With the fifth round of negotiations on the North American Free Trade Agreement set to begin Thursday, Nebraskans whose livelihoods are in or tied to agriculture have reason to be nervous.
Uncertainty surrounding the fate of the pact between the United States, Canada and Mexico — from which President Donald Trump has repeatedly threatened to withdraw, possibly as a last-ditch bargaining chip — has caused Mexican buyers to begin searching for other sources in case they lose access to the American producers they’ve long trusted.
If Trump truly wants to put America first, as he reiterated during his recent visit to Asia, he’d be best served by doing so in a manner that protects the financial interests of America’s farmers and ranchers, whose output benefits the country as a whole — particularly at a time of strain in their industry.
Canada and Mexico have been the biggest customers of American farm commodities, with the Washington Post reporting agricultural exports more than quadrupled from $8.9 billion in 1993 to $38.1 billion in 2016.
For as much as Trump frets about and equates a trade deficit as being unfair, giving short shrift to agriculture would only compound matters. Nebraska alone recorded a $2.8 billion trade surplus in 2016, according to the U.S. Census Bureau, with $6.4 billion in goods exported — more than half sold to Canada and Mexico — compared to $3.6 billion in imports.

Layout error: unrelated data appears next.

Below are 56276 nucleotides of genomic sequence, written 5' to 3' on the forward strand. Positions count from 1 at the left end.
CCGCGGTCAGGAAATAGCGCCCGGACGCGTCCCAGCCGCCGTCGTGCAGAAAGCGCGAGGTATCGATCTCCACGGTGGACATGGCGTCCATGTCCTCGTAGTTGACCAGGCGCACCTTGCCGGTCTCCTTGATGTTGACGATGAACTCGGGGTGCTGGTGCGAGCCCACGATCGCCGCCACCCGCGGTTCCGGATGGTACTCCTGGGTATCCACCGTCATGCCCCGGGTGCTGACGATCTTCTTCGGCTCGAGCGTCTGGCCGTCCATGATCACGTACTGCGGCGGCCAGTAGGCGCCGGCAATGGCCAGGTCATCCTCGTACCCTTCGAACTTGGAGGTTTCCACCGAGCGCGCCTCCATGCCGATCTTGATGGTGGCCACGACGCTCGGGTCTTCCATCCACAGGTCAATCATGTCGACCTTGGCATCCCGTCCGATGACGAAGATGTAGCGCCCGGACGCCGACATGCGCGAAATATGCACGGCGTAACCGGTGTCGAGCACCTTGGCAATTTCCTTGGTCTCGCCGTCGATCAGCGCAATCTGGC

Without the market access that currently exists for Canada and Mexico, the current slump in U.S. agriculture would be even worse. High supply has depressed commodity prices; NAFTA has served a critical role in mitigating it, at least somewhat, by making it easy to export within the continent.
And, in a state where agriculture supports one in four jobs, the timing to potentially pull the rug out from the leading industry couldn’t be worse.
Nebraska’s personal income has declined by 0.3 percent through the first two quarters of 2017, according to the Pew Charitable Trusts. The country as a whole, meanwhile, has seen 1.3 percent growth in that time. Among the 10 states to see declines, seven are in the central U.S.; Colorado and Missouri are the only states bordering Nebraska to report growth.
This spring, Agriculture Secretary Sonny Perdue convinced Trump not to withdraw from NAFTA by showing him an electoral map, Politico reported. With farm and ranch country being among the president’s most loyal strongholds, a move to leave the pact could endanger the livelihoods of many who supported Trump.
With only two more rounds of negotiations scheduled, the upcoming meeting carries significant weight for Nebraska and the Midwest — and the president must heed their concerns about the potential damage a senseless exit would do to agriculture.